Erratic rocks in fields and on beaches of the Isle of Wight

The Isle of Wight is a marvellous place for the geologist on holiday, but there must be a suspicion that it has all been done before. When I first visited the island in 1999, my late wife Trina said that, of course, I would want to geologise at some point. She was surprised at my immediate and emphatic reply of ‘no’, until I explained that every square inch of the island was already ‘claimed’ by so many geologists and groups of geologists that I could not possibly get involved without starting a priority war. I was there to relax, not fight.

Today, I have a different approach. The family Donovan goes to the Isle for their summer holidays most years and I still go to the island to relax, not fight. But I am now working on a range of projects on the Island that are unlikely to impinge on other peoples’ research, while informing my own interests. These have included identifying borings in fossil wood from the Cretaceous greensands that have been misnamed since the nineteenth century (Donovan and Isted, 2014) and exploring closed railway lines using a geological field guide published a hundred years ago (Donovan, 2015).

To reminisce again, I probably first took an interest in erratic rocks in fields in 1981 when I was a research student at the University of Liverpool. I spent a week in a tent in a farmer’s field near Craven Arms in Shropshire, collecting fossil crinoids from the Upper Ordovician. The lady of the farmhouse showed me a collection of fossils and minerals accumulated on a mantelpiece, all picked up from the fields thereabouts. Thirty-five years later, I still recall in my mind’s eye an orthoconic nautiloid, larger and better preserved than any specimen that I had found in situ up to that time. Perhaps as a result, I now take a much more active interest in the rocks in the fields than ever before.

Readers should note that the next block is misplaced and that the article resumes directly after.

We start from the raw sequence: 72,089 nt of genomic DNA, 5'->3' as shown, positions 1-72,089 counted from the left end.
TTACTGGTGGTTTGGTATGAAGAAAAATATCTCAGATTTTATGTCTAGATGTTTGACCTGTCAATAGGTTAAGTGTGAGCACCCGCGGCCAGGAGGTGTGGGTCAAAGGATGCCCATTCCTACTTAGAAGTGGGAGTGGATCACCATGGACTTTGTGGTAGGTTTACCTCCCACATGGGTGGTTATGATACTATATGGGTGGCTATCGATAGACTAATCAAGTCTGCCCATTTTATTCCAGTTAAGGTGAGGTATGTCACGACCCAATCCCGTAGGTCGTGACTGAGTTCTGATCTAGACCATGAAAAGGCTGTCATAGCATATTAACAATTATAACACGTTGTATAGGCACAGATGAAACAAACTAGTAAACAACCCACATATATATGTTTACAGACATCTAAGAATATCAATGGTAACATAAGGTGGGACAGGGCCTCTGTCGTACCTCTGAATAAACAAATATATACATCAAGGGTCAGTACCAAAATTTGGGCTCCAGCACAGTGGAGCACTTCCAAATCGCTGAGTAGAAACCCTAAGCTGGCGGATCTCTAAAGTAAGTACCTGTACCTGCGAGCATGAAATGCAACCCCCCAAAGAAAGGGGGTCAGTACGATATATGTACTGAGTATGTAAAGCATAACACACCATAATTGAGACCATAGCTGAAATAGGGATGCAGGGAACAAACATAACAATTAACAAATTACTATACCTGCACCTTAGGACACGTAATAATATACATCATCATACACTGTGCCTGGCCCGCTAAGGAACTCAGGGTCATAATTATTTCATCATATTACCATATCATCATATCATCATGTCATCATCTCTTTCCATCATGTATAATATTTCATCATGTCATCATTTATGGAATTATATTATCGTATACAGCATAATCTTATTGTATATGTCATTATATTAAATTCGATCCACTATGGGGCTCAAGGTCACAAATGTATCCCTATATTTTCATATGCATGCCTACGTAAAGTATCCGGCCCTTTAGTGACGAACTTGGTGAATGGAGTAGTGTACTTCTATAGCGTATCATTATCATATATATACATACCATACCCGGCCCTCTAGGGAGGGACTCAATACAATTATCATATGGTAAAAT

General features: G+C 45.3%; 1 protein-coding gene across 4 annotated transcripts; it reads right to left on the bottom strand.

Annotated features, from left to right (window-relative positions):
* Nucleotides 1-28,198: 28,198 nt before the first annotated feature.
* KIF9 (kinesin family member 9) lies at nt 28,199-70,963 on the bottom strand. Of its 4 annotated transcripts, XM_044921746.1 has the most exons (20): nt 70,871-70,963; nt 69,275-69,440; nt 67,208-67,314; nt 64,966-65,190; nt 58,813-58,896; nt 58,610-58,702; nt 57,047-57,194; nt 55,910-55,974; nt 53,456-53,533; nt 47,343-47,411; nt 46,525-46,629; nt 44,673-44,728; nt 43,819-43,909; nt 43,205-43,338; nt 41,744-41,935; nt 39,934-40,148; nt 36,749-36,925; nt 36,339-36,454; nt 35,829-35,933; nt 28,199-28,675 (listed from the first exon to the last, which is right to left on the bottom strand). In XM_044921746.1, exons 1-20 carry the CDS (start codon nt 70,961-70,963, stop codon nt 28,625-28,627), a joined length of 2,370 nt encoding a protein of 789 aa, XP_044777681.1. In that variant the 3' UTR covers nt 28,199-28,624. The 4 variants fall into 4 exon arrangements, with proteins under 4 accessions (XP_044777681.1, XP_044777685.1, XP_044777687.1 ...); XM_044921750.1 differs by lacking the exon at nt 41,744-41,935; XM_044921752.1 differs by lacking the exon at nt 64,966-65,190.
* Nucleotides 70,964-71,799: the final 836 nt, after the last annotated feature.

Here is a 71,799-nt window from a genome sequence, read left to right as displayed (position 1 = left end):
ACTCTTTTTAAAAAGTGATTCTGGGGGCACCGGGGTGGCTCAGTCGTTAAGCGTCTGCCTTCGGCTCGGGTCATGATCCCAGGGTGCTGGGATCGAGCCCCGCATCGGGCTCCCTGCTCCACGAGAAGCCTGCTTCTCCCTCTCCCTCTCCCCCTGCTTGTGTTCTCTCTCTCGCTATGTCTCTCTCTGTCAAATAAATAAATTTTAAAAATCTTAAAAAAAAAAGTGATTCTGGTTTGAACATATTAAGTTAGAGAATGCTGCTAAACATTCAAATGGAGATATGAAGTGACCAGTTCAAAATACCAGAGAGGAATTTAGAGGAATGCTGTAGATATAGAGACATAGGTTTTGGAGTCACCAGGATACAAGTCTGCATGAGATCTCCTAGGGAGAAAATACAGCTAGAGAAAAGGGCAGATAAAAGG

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 Stephen K Donovan (The Netherlands)

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